Three years after Aamir Khan immortalised the sexy geek on the silver screen, a great number of IIT boys seem to be still desperately seeking the ladies. And it speaks volumes about how little has changed for a certain kind of Indian male in new India – the kind primed from day one to focus on academics to the exclusion of all else.

"The academic slog for them is long and disproportionate," says 'Malini', a friend who dated a "perfectly nice" IIT guy. The result, she says, is a type of arrested development which expresses itself as a lingering discomfort in the company of the opposite sex. The lack of experience or "socialisation" with girls is exacerbated when they hit college. The IIT-bound boy remains – in the midst of changing sexual and social mores – mostly chained to his textbooks, only to end up in college campuses where women are a tiny minority.

A minority that is often disdained. "They call them 'non-boys'," she says, "They talk about them in a certain way, don't treat them as equals."

The greatest resistance to the site comes from men unwilling to date IIT girls, like "Dheeraj," who says: "I'd rather not look for an IITian to date; she can be boring and unbearably geeky. Look, most of my friends in IIT have girlfriends from Delhi University, who are not into professional courses at all. That's how the preferences vary."

Okay, so IIT boys think their "unbearable" geekiness is no bar to their desirability, but is a big turn-off when it comes to their female peers? The double standard aside, that kind of attitude is hardly going to endear any man, IIT or otherwise, to a woman.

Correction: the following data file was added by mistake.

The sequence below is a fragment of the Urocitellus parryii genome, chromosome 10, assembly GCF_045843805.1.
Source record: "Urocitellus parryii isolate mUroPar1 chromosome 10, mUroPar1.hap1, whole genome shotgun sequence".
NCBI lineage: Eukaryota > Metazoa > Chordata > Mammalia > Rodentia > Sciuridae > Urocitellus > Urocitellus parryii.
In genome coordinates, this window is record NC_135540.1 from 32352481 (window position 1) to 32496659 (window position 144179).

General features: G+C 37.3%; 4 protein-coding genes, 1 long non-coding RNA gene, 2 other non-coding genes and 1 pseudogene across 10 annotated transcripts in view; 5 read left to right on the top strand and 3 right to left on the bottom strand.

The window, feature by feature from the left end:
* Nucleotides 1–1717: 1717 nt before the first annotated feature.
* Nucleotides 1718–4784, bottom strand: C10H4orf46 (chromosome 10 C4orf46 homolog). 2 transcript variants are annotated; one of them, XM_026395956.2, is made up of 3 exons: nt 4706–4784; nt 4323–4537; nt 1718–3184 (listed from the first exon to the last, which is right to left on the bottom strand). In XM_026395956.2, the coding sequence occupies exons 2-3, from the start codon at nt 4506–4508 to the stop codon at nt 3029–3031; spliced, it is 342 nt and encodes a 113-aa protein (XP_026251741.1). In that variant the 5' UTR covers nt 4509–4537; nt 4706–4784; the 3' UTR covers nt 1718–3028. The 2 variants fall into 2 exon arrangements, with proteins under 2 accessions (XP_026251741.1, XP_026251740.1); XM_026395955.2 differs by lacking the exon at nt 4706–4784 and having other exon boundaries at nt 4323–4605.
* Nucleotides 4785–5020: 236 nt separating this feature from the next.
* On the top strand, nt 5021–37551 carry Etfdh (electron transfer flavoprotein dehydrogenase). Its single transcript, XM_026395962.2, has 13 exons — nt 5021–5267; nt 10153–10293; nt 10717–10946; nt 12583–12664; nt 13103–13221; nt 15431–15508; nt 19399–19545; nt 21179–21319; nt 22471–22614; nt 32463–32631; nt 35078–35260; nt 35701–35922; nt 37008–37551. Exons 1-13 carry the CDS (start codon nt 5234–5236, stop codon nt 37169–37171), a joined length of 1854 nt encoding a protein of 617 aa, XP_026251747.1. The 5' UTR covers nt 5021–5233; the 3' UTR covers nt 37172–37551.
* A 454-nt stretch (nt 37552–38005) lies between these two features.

The problem is not that these IIT boys don't have girlfriends, but that they lack experience with girls as friends. This is why DatingIITians often reads like a socialisation manual: "Moreover, everybody knows that good relationships begin with friendship only, so when you first become friends and then gradually start liking each other, then only you can say that your relationship is developing and getting meaningful."

And it also explains why its creators – two of whom are IIT students – offer these arrows to shoot at a romantic target: "I give my smile to everyone. But I think, to you, I give my heart"; "You are the first person who has been able to make my heart beat slower and faster at the same time"; "Do you believe in love at first sight, or should I pass by again?"

Modern relationships between men and women are based on an ease and familiarity with the opposite sex. We no longer view each other as an alien species, to be courted with trite pickup lines, or appeased by giggling at the right moments. Perhaps this is why Malini argues IIT grads truly come into their own after they leave the monk-like confines of campus, after they've gone abroad for graduate school, worked in different environments, and grown more comfortable in their own skin.

"At 35, he is much more well rounded, where his geekiness is just one part of his life," she says. Her message: date IITians, later.

Updated Date: May 16, 2012 10:49 AM